The ‘saved’


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Regular readers of this blog will be familiar with Bosco, who has been here from the start, telling us all that Jesus will save us all if we just ask. This has always struck me as both laudable and strange. Laudable in so far as he is motivated by the desire to ‘save’ us all, and strange because by his own confession, he did not ask Jesus for help, he just (if I recall aright) received a new spirit. But then if his new spirit has told him that Catholics (or ‘cathols’ in Bosco-speak) are not saved, then one can see why he is not asking why God does not treat each of us as he treated Bosco. He has just made a long comment to which I have replied in part, but on which, because it contains matter of wider interest, I want to essay a broader commentary.

He begins by doing something he occasionally does, but which often gets lost in the general rant sometimes – that is by saying something nice about Catholics:

I spent 7 weeks listening to Immaculate Heart Radio 93 KHJ AM. Ive heard testimonies of changed lives and what have you. I think that’s great. They profess a want and love for Jesus. They repeat some passages of scripture and say that its what they do. Sounds great, and for the most part, it is.

But we know there is going to be a ‘but’, and here it comes:

Then Bosco comes along and calls them idolaters and other terrible names. Where does this Bosco clown get off calling gods people idolaters? Us cathols profess faith in Christ and do all sorts of good works. You know what? Unsaved is unsaved. I got born again and I was in the choir of my church. The reverend was a family friend and I knew him and his family all my life. Dinners and BBQs, birthdays. After meeting Jesus, I took him into his office and asked him if he knew Jesus personally. He said he didn’t. Then I said to him…how can you talk about him when you don’t know him? I left it at that and I don’t think I ever attended another service there. Why would I? I don’t need anybody to tell me about Jesus. I know him and he shows himself to me

In not needing anyone to tell him about Jesus, Bosco stands in a place many modern people seem to stand, but it is far from clear that it is the only way to encounter the Lord. We read in Acts 8:26-40 about one of the earliest Gentile converts, an Ethiopian Eunuch who is reading Isaiah is asked by St Phillip if he understands what he is reading? We are told the it was the Holy Spirit who inspired Phillip to ask. Phillip did not ‘do a Bosco’. He did not tell the Eunuch to ask Jesus to open the door to him. The Eunuch asked how he could understand what he was reading without a teacher? Phillip still did not say ‘ask Jesus to come into your heart, he stands at the door.’ Instead he told the Eunuch the Good News, and the Eunuch asked to be baptised. That is one way of coming to the Lord, and one many of us have followed. Of course, no one denies that there are other ways, such as the one Bosco describes, but that is not the point: the point is there are many ways, and it is a relatively late phenomenon for people to decide that they, unlike the Eunuch, need no help to understand what it is they are reading in the Bible. It was for that very reason that the Church was wary of people reading the Bible on their own.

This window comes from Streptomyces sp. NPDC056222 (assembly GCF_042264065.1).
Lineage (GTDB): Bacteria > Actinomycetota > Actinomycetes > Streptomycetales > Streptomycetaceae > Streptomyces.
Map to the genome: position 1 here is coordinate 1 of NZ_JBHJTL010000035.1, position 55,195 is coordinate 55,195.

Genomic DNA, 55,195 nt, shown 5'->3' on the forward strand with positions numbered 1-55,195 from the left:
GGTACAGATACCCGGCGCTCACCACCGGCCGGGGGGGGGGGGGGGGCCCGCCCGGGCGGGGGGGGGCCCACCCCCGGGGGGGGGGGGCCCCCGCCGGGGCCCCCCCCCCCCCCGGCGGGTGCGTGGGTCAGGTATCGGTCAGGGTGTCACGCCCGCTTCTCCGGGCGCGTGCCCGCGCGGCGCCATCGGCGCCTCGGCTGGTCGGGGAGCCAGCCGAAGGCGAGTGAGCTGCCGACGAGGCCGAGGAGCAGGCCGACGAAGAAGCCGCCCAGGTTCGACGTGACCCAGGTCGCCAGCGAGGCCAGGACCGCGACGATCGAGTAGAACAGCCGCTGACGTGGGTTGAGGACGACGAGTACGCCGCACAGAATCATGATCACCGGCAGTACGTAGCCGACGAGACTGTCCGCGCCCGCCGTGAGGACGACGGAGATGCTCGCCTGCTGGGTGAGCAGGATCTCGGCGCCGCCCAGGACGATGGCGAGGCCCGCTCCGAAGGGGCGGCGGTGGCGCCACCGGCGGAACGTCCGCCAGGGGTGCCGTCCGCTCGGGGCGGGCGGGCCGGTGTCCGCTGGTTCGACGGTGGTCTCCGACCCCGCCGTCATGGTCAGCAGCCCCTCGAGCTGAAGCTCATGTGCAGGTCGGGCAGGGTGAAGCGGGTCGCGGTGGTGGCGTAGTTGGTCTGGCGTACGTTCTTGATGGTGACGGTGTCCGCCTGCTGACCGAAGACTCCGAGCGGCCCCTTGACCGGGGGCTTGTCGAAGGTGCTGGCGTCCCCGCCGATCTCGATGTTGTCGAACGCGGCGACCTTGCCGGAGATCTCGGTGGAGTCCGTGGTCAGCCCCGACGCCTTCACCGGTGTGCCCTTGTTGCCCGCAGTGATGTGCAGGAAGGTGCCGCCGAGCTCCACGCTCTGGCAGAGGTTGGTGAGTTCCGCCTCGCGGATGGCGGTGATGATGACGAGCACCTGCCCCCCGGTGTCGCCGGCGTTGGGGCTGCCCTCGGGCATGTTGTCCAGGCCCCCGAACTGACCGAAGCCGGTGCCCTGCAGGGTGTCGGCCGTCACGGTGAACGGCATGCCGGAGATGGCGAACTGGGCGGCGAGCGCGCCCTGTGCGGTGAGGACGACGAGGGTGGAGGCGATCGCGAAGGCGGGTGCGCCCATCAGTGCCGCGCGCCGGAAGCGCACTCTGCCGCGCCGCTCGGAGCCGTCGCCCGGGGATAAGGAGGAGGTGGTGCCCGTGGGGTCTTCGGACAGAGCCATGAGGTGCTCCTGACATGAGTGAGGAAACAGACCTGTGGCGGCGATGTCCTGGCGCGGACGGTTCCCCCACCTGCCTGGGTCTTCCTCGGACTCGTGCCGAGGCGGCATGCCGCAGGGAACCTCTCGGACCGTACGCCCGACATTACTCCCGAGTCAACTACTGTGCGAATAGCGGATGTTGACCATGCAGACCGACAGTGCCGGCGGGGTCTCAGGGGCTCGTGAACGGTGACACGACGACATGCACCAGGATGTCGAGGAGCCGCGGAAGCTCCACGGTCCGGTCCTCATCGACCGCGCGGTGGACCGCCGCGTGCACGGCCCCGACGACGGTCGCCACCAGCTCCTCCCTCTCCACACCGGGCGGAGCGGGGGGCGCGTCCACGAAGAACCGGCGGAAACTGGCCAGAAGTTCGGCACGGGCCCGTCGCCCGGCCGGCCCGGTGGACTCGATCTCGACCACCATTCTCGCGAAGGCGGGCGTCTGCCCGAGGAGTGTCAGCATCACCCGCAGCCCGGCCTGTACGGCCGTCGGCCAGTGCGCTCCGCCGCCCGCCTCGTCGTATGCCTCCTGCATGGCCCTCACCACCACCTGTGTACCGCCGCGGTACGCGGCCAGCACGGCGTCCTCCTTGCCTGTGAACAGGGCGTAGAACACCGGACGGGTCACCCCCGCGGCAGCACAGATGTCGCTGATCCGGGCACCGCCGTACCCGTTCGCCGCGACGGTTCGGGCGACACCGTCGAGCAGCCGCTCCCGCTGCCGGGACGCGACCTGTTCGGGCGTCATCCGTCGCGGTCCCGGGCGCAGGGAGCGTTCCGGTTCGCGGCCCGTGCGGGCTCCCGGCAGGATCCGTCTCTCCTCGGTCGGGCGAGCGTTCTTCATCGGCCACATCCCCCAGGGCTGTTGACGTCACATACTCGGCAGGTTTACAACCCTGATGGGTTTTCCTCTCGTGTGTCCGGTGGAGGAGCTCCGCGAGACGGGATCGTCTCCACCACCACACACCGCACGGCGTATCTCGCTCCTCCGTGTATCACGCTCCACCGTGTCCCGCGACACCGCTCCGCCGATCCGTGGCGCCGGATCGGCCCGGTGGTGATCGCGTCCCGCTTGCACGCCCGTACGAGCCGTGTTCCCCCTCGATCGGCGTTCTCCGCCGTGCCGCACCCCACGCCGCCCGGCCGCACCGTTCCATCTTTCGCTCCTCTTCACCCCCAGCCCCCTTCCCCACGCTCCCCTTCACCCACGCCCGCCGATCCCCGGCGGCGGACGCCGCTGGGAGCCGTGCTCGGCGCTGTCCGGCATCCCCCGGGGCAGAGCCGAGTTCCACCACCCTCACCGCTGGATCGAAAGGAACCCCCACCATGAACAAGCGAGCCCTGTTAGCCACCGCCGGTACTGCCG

We are told that the sheep of Jesus’ fold know their master’s voice, but Bosco takes this a stage further and often tells us that he knows who and who is not saved by what they say. This again, is profoundly unscriptural, as nowhere does the Bible tell us that the ‘saved’ will know each other. God alone knows who is saved, and if we feel able to judge as he judges, we have gone wrong because we have arrogated to ourselves something that is God’s alone. The danger here is clear, we end up relying on our own judgment and attributing what we feel and say to God. If someone points out another reading, or that Christians have not believed this traditionally, that can be dismissed by saying such people are not ‘saved’. That not a single Apostle behaved in such a manner seems to give no pause for thought to Bosco or to others who feel the same way.

We can quarry the Scriptures for the meaning we think they ought to have and act as unlike the Eunuch as possible and proclaim we need no help. As one who does, and who finds the help of many St Phillips of great assistance, I cannot attain such exalted heights. I know whatever I see now I see as through a glass darkly, and it is through faith that I believe I shall one day see him face to face. God brings us to him in the way he considers best, and I consider myself ill-equipped to tell him there is only one way he can do that. As the theme of today’s sermon was humility, I am glad to think I learned something from it.

NT Readings 22 Sunday in OT Year C


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The Gospel commentary can be found here. The NT reading is

Hebrews 12:18-19, 22-24

Chrysostom tells us that wonderful indeed were the things in the Temple, the Holy of Holies. while those things which occurred at Mt Sinai were terrible – ‘a blazing fire, and darkess, and gloom, and a tempest (Deut 33:2). But the New Covenant was given in quite another way – through Jesus Christ, where there is nothing frightening, and where God reveals himself to us more fully than ever before, and through whom alone can we be saved. Where in the OT men feared that to hear the word of God was to die, (Ex 20:19) we know that the Word of God is life, and through Him we shall inherit life eternal.